Of course it goes without saying that anything overtly gorey or sexual shouldn't be in a YA story. But, neither are such things necessary in an adult story in most cases. Just use common sense as to what is needed for the story and what is not.

Some parents think that just about everything is inapproriate for their children, so I wouldn't worry about them too much. You can never please everyone anyway, and you'll never get anything written if you try to please everyone. If you're writing for kids, then just think about what the kids would like to read. Think about what you would have liked to read at that age.

February 3rd, 2005, 02:26 AM
Miri; When a child hits high school age, (11 here) they are going to learn a lot more about "sex" and a lot of myths and nonsense as well, from their peer group. A good parent prepares their child for the swings and roundabouts of growing up and what their body will start going through in the next year or so, as best they can.

I think the trick is to present any sexual relationship as "normal" unless you are dealing with the harsher realities. Say enough for mature readers to grasp what is going on. If younger readers are mature enough to understand then ok, if not they would most likely skip it.

I suppose as well it depends on your own culture, here in the UK and Europe we are a bit more "open" on the sex content, both on TV, films and books Violence still is clamped down on. I am often surprised that films that are rated 18 here have often been rated for 16-17 year olds in the states.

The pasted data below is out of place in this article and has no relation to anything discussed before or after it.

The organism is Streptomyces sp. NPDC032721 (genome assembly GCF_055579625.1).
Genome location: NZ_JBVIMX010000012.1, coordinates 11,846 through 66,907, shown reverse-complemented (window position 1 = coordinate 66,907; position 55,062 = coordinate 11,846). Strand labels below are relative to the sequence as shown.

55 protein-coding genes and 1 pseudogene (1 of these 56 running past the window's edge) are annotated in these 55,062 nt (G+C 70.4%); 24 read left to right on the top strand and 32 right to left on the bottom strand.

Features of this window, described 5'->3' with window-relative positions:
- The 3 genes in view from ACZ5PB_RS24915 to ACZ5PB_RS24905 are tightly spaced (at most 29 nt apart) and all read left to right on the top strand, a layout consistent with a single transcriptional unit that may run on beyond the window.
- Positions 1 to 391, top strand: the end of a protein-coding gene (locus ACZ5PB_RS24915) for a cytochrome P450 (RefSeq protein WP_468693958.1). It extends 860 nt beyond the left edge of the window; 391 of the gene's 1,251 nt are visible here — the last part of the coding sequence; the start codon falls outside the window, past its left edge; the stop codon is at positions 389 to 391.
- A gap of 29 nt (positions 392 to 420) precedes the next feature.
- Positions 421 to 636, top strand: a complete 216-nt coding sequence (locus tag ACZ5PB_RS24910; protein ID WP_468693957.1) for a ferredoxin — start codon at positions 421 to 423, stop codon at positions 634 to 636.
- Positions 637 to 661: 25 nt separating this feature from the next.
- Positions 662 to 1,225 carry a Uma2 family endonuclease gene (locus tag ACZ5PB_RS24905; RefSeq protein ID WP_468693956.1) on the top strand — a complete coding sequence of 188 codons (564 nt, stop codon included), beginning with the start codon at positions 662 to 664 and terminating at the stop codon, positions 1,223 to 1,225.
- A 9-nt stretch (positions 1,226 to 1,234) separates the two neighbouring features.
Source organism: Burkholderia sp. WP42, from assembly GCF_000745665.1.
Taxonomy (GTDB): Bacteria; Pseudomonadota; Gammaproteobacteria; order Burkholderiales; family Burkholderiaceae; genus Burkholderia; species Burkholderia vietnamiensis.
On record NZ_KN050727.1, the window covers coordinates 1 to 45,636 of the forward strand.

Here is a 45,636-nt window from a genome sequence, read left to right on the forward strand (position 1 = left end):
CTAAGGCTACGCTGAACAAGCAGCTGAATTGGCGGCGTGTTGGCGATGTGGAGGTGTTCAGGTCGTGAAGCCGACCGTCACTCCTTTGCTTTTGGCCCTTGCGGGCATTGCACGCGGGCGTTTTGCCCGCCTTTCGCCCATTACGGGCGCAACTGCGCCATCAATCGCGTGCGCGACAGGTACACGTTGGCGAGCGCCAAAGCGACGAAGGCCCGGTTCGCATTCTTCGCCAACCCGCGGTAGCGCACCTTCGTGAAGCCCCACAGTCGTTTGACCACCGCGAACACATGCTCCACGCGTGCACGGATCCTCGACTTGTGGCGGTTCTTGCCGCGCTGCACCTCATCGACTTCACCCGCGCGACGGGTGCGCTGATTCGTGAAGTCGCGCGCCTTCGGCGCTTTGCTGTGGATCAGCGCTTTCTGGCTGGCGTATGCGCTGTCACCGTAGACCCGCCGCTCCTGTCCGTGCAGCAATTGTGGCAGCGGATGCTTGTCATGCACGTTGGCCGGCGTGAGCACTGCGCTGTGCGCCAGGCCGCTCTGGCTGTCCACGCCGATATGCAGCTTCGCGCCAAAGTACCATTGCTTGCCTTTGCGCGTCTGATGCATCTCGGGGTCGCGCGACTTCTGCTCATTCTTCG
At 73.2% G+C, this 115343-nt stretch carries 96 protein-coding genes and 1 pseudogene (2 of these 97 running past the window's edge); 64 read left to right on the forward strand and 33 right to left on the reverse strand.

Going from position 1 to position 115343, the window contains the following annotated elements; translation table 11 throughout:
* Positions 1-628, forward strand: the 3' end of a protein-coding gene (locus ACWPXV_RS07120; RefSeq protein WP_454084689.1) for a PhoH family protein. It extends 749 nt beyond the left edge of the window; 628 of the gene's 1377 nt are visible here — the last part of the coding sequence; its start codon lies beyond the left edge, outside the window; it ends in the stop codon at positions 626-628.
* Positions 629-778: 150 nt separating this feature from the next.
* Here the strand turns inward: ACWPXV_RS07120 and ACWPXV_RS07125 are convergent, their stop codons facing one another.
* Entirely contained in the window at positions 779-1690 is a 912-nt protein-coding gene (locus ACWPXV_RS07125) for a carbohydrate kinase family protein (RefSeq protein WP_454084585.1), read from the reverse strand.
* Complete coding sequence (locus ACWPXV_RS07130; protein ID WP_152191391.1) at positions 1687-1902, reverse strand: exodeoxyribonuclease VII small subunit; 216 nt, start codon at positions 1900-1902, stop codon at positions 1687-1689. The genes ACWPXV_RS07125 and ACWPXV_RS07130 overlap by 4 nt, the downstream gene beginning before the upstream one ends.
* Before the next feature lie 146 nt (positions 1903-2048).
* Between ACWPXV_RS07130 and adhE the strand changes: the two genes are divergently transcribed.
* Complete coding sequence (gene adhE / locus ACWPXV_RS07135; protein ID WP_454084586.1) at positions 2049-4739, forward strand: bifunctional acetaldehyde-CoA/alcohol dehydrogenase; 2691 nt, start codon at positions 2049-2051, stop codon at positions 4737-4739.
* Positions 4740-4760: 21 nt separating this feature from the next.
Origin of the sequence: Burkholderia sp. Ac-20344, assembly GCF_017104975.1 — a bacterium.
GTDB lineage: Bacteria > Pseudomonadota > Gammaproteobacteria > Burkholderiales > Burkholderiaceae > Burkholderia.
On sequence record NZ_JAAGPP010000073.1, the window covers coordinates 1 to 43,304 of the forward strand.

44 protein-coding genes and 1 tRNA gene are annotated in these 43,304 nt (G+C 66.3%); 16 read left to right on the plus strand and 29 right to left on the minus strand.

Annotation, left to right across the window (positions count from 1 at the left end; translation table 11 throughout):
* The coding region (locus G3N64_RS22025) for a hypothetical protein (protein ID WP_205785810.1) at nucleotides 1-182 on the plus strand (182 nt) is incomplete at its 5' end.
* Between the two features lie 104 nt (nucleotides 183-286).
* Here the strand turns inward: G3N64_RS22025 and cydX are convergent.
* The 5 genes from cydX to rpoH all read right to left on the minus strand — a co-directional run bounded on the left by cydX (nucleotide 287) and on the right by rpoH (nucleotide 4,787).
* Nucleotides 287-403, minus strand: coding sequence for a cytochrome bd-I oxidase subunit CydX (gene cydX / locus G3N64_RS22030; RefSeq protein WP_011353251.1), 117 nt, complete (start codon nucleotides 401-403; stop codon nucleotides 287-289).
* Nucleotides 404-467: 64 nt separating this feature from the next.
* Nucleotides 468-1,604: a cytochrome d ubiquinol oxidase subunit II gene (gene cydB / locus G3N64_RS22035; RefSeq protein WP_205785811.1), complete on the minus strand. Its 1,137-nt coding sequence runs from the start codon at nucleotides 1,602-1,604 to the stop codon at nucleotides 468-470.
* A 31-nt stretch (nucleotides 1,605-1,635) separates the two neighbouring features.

Children of that age are learning to tell the difference between "pretend" violence like LOTR and The day after tomorrow, type. They know it is make believe. My youngest has no problem watching those sorts of films or any "action film" and hasn't done for a year or so (She is 16) but she is still reluctant to watch Shindler's list, because she knows that happened, it was real. Same as she reacted differently to pictures of the recent terrible tragedy in Asia. That was not a disaster movie, it was real. It is this knowing of what is real and what is not that is an important landmark in a child's development. A parent's part is to help them understand where the line is. Sadly some don't care or haven't got a clue, or take no interest in what their child is doing or thinking. They don't even bother to talk to them half the time...(ok off soap box) It is true you never know what a child is up to all the time but if you know them and actually listen to them when they talk to you, you can see signs, get hints.